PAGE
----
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9781935954231I discussed Mies van Hout’s Happy not long ago and am delighted that she has a second book now available in the US, entitled Friends (Lemniscaat, $17.95). This book utilizes a similar structure as Happy; the double-page spreads feature an illustration of two monsters and one word of text. The oil pastels on black paper once again create vibrant and engaging illustrations. The words in the text identify different aspects of friendship and there is an overarching narrative, which starts with “play” moves quickly to “bore” and then all the problems that can sometimes arise in friendships: tease, fight, cry. The monsters soon start to recognize the error of their ways and experience embarrassment and hope, eventually leading back to laugh, trust, and finally cuddle. Despite the seeming simplicity of the one-word text, the subtleties of this narrative might be beyond a younger child, although they will probably appreciate the fun illustrations. I would recommend this book for ages 4-6, when kids really start experiencing the highs and lows of friendship. You might even want to read it with middle-school kids, when they feel like they’ve been abandoned and need to remember that true friends come back.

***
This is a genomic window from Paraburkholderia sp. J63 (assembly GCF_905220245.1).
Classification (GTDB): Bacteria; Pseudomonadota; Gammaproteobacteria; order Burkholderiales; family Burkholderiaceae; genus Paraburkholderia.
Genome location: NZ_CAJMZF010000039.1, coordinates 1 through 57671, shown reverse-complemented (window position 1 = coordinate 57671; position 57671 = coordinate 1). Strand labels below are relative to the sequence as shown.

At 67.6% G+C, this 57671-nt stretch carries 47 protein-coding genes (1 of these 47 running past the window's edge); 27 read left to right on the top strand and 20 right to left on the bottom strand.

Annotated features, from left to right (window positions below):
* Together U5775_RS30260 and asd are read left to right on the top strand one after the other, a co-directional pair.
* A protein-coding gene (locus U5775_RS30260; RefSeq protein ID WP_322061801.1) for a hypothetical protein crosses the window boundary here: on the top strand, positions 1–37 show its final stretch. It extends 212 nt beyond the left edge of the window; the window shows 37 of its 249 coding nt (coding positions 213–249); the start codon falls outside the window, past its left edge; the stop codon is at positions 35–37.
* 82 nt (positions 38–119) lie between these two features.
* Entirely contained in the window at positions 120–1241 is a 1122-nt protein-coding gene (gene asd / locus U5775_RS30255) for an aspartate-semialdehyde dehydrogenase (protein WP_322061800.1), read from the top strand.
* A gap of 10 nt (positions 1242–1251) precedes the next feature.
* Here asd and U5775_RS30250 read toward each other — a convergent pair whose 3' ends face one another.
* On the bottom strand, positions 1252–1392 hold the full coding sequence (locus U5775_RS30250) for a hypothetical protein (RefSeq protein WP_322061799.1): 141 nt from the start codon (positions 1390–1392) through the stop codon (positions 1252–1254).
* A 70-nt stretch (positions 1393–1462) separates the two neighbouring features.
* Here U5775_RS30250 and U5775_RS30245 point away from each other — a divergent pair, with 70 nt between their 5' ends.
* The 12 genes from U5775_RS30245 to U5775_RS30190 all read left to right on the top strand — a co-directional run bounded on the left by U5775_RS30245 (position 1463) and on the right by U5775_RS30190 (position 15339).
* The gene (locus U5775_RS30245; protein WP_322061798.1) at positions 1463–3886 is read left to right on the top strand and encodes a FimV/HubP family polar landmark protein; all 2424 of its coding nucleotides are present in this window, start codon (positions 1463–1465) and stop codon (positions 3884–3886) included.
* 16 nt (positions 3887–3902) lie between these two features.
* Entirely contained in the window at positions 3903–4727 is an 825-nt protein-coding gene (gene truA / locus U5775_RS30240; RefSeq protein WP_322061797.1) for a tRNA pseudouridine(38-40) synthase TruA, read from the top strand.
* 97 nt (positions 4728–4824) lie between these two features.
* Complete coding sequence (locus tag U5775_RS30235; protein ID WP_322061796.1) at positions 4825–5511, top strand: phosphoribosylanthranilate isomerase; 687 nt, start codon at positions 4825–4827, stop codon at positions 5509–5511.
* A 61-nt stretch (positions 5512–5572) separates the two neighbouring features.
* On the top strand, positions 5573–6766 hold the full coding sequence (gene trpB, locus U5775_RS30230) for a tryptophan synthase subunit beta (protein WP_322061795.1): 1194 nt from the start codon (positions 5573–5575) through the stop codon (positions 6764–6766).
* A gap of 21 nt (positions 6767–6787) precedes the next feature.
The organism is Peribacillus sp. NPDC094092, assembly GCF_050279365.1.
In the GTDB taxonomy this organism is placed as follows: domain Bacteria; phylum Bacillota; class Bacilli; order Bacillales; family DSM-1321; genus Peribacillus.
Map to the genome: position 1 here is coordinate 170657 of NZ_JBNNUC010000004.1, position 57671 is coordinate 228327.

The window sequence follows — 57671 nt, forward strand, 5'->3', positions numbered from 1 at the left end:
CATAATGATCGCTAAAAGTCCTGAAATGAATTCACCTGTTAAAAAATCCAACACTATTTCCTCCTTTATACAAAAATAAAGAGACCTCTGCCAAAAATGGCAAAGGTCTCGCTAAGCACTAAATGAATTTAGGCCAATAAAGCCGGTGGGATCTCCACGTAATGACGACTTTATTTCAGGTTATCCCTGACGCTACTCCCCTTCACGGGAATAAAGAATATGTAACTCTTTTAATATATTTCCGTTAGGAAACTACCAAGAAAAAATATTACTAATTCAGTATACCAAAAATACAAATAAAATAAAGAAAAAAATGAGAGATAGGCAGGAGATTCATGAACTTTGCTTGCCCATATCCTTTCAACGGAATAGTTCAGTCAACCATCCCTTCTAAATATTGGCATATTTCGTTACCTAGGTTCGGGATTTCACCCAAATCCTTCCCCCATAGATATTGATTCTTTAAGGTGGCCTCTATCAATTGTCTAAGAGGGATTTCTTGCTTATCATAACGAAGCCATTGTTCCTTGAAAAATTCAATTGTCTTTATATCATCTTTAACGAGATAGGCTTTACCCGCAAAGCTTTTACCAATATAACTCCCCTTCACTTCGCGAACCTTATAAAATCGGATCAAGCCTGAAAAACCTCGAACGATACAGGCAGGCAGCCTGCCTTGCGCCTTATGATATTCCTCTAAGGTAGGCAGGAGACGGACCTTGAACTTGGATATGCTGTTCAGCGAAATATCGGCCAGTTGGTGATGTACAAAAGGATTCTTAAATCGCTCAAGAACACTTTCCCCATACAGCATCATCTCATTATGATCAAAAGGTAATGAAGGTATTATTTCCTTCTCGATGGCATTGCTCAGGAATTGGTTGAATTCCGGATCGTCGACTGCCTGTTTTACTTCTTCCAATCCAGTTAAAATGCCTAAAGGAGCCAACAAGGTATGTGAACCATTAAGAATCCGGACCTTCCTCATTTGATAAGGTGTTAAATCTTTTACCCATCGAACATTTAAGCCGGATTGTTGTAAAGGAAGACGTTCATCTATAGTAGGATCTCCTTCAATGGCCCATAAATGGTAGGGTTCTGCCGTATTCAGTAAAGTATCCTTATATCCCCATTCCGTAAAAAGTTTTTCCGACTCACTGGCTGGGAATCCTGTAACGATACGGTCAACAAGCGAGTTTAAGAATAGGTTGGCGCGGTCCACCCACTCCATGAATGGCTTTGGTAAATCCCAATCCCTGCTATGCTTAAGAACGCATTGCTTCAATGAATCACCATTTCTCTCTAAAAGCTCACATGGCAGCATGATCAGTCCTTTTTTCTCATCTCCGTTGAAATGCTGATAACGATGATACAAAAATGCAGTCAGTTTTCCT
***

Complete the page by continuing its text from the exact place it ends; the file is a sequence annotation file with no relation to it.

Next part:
9780545326995I don’t often read graphic novels. Not because I don’t respect them; quite the contrary, actually. I think comic books and graphic novels are a great medium for reluctant and avid readers, but I do often recommend them to adults who are buying for a reluctant reader. Even as I say that, I realize that it sounds like I think graphic novels are easier or something. I don’t. It takes a lot of skill and patience to read text and illustrations, which is why I don’t often read graphic novels myself. Moreover, I think they are accessible to reluctant readers and are often overlooked, so I like to encourage people to consider them as a viable and respectable genre.